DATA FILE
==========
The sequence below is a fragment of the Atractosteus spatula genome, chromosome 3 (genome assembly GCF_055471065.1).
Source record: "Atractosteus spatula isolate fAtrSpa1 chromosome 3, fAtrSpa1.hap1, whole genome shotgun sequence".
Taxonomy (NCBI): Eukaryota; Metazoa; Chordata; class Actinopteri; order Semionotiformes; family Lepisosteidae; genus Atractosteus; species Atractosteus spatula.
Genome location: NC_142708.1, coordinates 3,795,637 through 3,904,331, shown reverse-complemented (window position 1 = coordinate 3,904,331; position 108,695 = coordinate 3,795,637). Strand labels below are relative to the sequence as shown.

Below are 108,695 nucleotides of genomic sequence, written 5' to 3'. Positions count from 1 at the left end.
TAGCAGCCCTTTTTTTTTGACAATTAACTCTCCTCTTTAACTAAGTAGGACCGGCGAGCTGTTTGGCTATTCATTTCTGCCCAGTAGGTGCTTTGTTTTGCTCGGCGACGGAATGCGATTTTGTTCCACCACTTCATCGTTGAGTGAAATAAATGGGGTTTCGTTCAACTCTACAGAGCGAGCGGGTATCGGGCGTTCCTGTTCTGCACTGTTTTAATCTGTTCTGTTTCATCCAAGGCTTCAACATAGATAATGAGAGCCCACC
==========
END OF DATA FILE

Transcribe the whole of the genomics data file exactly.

The sequence below is a fragment of the Atractosteus spatula genome, chromosome 3 (genome assembly GCF_055471065.1).
Source record: "Atractosteus spatula isolate fAtrSpa1 chromosome 3, fAtrSpa1.hap1, whole genome shotgun sequence".
Taxonomy (NCBI): Eukaryota; Metazoa; Chordata; class Actinopteri; order Semionotiformes; family Lepisosteidae; genus Atractosteus; species Atractosteus spatula.
Genome location: NC_142708.1, coordinates 3,795,637 through 3,904,331, shown reverse-complemented (window position 1 = coordinate 3,904,331; position 108,695 = coordinate 3,795,637). Strand labels below are relative to the sequence as shown.

Below are 108,695 nucleotides of genomic sequence, written 5' to 3'. Positions count from 1 at the left end.
TAGCAGCCCTTTTTTTTTGACAATTAACTCTCCTCTTTAACTAAGTAGGACCGGCGAGCTGTTTGGCTATTCATTTCTGCCCAGTAGGTGCTTTGTTTTGCTCGGCGACGGAATGCGATTTTGTTCCACCACTTCATCGTTGAGTGAAATAAATGGGGTTTCGTTCAACTCTACAGAGCGAGCGGGTATCGGGCGTTCCTGTTCTGCACTGTTTTAATCTGTTCTGTTTCATCCAAGGCTTCAACATAGATAATGAGAGCCCACC